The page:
Weather conditions appear to be coming together that will create an increasing threat for strong to severe thunderstorms across most of our region late Wednesday night through Thursday evening. This severe weather threat is being generated by a strong trough of low pressure that is predicted to move from the Desert Southwest to the southern Plains states Wednesday night through Thursday. The trough is expected to pull abundant moisture north from the Gulf, while at the same time promote atmospheric lift across North and Central Texas.

Two periods of strong to possibly severe and thunderstorms are forecast. The first period is predicted to take place across the Hill Country and Central Texas regions sometime between late Wednesday night and mid-morning Thursday, when a small wave of low pressure tracks northeast out of Mexico, out ahead of the large trough located further to the west. High-resolution forecasts call for a large area of rain and thunderstorms to develop out across the Edwards Plateau around 2 or 3 am, with the activity then spreading east-northeast across the Hill Country and parts of Central Texas during the hours just before and just after sunrise. Some of these thunderstorms could be severe, with the greatest severe weather threat being large hail. The storms are forecast to exit the region by late morning.

A partly to mostly cloudy sky along and warm temperatures are forecast late Thursday morning through Thursday afternoon. Afternoon temperatures are predicted to reach the mid and upper 80s.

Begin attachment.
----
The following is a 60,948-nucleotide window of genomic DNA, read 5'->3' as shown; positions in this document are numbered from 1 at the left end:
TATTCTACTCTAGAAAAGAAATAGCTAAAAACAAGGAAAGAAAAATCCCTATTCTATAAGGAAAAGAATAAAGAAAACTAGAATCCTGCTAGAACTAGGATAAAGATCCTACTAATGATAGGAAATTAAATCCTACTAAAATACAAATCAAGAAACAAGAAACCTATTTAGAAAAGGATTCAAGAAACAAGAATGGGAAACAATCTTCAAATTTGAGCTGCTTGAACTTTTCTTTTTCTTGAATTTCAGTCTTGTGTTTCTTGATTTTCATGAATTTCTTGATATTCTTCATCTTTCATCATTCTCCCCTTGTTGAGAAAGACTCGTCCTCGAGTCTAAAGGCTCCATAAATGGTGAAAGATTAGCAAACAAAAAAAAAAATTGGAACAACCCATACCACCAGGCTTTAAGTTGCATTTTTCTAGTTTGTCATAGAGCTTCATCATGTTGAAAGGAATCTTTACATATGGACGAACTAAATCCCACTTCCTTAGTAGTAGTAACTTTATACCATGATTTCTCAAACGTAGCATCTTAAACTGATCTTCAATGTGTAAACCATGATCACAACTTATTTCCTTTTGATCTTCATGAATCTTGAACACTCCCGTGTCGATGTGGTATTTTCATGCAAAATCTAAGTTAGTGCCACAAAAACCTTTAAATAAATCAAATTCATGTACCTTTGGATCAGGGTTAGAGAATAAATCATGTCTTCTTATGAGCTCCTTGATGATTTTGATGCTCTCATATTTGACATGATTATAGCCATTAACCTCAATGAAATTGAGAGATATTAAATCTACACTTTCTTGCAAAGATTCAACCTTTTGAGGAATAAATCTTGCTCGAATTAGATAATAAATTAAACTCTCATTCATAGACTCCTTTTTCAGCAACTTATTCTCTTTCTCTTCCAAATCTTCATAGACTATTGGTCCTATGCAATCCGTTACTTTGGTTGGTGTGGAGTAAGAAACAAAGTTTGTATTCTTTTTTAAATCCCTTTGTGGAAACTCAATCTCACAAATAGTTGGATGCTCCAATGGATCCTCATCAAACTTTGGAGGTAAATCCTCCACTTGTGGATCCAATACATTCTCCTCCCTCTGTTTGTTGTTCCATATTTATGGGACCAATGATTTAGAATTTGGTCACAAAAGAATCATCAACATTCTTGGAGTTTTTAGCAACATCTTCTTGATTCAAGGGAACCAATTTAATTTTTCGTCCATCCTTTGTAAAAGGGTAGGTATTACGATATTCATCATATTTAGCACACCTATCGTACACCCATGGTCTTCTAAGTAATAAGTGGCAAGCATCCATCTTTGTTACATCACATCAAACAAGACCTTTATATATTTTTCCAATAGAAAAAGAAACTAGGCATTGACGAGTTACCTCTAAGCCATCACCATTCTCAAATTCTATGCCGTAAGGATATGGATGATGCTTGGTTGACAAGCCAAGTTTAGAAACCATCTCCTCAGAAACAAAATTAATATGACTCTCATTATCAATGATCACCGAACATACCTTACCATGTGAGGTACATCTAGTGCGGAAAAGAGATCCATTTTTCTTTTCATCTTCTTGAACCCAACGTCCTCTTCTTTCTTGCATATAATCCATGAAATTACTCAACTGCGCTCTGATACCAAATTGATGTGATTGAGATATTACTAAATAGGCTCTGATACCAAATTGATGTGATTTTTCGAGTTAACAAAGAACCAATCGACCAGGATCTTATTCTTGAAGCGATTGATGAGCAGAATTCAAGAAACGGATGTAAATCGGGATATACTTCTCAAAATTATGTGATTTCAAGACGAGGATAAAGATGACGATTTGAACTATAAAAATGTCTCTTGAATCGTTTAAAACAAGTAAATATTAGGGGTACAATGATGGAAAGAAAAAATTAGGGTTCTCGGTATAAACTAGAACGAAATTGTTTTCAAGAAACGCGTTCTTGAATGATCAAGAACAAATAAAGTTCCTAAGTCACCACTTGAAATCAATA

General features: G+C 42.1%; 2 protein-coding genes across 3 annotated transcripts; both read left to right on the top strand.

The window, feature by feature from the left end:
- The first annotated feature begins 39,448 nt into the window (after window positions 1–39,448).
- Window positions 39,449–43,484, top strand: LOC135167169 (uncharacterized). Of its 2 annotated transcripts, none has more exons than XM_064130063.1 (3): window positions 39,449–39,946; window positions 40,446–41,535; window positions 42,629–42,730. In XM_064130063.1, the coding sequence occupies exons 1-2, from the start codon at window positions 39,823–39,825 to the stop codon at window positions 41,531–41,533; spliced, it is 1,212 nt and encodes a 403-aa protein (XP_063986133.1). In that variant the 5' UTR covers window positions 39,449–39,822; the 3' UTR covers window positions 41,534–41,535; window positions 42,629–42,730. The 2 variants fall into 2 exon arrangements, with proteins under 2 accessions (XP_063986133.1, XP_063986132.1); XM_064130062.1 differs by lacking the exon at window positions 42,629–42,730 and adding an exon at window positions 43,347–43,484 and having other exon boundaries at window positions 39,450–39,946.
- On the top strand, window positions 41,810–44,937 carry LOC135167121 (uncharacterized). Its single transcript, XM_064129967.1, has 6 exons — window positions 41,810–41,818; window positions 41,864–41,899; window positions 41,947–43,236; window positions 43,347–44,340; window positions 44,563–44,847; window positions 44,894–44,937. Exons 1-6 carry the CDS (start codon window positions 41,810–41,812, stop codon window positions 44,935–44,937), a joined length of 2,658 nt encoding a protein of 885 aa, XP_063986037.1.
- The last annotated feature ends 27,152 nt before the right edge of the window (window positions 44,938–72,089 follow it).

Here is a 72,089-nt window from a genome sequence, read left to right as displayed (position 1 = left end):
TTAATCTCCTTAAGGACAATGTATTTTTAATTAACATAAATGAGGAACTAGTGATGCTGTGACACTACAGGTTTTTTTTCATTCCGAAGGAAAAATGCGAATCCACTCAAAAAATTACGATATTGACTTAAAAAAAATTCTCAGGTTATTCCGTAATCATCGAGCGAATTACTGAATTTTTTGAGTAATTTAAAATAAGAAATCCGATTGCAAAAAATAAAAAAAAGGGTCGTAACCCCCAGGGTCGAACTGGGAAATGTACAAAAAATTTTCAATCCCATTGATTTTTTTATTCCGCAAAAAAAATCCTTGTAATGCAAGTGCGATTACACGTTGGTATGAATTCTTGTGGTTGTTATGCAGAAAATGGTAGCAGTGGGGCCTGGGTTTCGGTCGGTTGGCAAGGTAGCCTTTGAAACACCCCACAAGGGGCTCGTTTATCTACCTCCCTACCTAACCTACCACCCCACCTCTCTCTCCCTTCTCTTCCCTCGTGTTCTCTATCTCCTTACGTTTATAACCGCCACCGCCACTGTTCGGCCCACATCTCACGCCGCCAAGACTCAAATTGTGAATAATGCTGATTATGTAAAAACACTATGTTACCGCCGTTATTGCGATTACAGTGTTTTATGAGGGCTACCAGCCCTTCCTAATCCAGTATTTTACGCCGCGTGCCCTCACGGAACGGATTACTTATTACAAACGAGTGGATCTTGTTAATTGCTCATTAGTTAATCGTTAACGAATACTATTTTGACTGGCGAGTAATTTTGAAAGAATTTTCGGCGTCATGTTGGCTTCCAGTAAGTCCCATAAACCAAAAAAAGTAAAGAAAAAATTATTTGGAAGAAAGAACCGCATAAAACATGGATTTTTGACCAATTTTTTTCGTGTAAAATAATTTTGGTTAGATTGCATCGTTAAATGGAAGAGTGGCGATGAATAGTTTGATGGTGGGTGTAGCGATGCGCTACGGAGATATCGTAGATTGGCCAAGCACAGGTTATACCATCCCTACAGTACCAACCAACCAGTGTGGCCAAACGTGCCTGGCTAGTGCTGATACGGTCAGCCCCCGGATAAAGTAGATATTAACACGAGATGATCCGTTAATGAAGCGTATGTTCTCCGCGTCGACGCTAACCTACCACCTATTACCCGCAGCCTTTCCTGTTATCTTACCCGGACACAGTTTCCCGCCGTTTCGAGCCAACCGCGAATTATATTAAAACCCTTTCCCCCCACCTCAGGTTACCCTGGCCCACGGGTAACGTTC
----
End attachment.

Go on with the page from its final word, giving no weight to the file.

The second period for strong to severe thunderstorms is expected to begin across the Hill Country early to mid-Thursday afternoon when a Pacific cold font associated with the upper trough pushes east out of West Texas. Forecasts call for an area of strong to severe thunderstorms to develop ahead of and along the advancing front. Thunderstorms are forecast to spread east to Central Texas late Thursday afternoon into Thursday evening, and to the coastal plains region Thursday evening and toward midnight. The primary severe weather threats look to be damaging downburst winds and large hail. However, an isolated tornado or two will also be possible. The severe weather threat will end once the line of storms exits the area. Periods of light rain may extend into Thursday evening. All of the rain should come to an end by midnight Thursday night as the front pushes east into the Gulf of Mexico.

The Storm Prediction Center has raised the severe weather threat across our region Thursday. The severe weather outlook now shows a Slight Risk (a 2 out of 5 risk) for most of the Hill Country, all of Central Texas, and parts of the coastal plains region including Colorado and Wharton County Counties, through Thursday evening. The outlook places the area just north and northwest of Austin (northern Williamson, eastern Burnet, Lampasas, and eastern Mills Counties under an Enhanced Risk (a 3 out of 5 risk) for severe thunderstorms through Thursday evening.

Rain amounts Thursday are forecast to generally average between 0.25 and 0.5 inches, with a few isolated heavier totals to near 1 inch possible.

Do note strong winds are forecast to develop along and behind the cold front late Thursday afternoon through Thursday evening. The National Weather Service has posted a Wind Advisory for much of the Hill Country and the Interstate 35 corridor from 3 pm Thursday through midnight Thursday night. Expect southerly winds at 15-20 mph, with gusts to 30 mph Thursday afternoon, and westerly winds at 15-25 mph with gusts to 40 mph Thursday evening. Breezy conditions will continue Friday, with northwesterly winds gusting up to 30 mph. Wind speeds should decrease Friday evening and Friday night.